I purposely started with the ErrorT transformer, as it is one of the simplest for this
inversion mechanism. Unfortunately, others are a bit more complicated. Take for instance,
ReaderT. It is defined as ```
newtype ReaderT r m a = ReaderT {
runReaderT :: r -> m a }
```

. If we apply `runReaderT`

to it, we get a function that returns a monadic value. So we’re going
to need some extra machinery to deal with all that stuff. And this is when we leave Kansas
behind.

There are a few approaches to solving these problems. In the past, I implemented a
solution using type families in the `neither`

package.
Anders Kaseorg implemented a much more straightforward solution in `monad-peel`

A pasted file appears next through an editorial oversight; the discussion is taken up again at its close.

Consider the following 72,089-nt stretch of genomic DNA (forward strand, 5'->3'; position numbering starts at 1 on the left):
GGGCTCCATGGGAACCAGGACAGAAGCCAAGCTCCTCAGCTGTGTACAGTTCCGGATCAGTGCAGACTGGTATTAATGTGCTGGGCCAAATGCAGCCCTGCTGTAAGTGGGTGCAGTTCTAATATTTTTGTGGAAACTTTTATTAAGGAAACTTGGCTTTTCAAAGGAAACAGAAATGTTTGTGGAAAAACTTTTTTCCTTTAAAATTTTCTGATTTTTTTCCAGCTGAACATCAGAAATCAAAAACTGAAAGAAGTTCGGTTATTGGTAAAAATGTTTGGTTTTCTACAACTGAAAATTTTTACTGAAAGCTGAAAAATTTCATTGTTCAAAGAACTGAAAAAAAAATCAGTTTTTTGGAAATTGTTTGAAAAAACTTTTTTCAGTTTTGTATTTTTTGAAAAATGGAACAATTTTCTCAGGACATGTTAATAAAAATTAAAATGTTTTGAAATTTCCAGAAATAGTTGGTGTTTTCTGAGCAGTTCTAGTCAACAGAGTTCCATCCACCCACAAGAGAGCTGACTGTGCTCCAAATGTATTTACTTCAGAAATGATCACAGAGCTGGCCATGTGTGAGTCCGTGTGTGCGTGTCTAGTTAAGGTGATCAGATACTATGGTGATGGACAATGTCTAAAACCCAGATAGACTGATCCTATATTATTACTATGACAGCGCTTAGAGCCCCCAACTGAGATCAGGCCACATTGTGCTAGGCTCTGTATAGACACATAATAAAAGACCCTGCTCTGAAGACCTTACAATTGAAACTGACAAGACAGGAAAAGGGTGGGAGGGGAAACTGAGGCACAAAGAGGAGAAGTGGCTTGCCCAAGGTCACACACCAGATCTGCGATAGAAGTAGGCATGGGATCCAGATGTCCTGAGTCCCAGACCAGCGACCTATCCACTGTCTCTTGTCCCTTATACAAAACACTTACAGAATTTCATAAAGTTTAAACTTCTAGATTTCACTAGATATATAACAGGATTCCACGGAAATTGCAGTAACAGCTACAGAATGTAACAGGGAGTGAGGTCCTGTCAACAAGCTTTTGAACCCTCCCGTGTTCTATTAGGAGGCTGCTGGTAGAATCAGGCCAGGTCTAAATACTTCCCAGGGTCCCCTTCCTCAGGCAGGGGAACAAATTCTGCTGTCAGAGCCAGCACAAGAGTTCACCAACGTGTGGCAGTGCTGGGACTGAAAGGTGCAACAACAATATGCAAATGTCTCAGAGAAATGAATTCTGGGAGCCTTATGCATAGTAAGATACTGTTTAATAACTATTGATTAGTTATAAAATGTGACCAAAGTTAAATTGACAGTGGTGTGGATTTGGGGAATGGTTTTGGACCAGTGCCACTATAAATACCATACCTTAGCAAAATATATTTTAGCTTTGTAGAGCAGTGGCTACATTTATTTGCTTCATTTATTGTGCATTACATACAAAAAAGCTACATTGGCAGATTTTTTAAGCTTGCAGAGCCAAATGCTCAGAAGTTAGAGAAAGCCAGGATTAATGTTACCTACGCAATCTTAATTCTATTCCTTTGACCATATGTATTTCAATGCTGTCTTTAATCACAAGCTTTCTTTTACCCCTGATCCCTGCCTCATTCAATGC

. And for efficiency, in `monad-control`

, Bas van Dijk uses CPS (continuation passing style) and
existential types.

The code taken from monad-control actually applies to version
0.2.0.3
changed things just a bit, by making the state explicit with an associated type, and
generalizing `MonadControlIO`

to `MonadBaseControl`

, but the concepts are still the same.

The first type we’re going to look at is:

`type`

`Run`

`t`

`=`

`forall`

`n`

`o`

`b`

`.`

`(`

`Monad`

`n`

`,`

`Monad`

`o`

`,`

`Monad`

`(`

`t`

`o`

`))`

`=>`

`t`

`n`

`b`

`->`

`n`

`(`

`t`

`o`

`b`

`)`

That’s
incredibly dense, so let’s talk it out. The only “input” data type to this thing is t, a monad
transformer. A Run is a function that will then work with **any**
combination of types n, o, and b (that’s what the forall means). n and o are both monads,
while b is a simple value contained by them.

The lefthand side of the Run function, `t n b`

, is our ...

Start Free Trial

No credit card required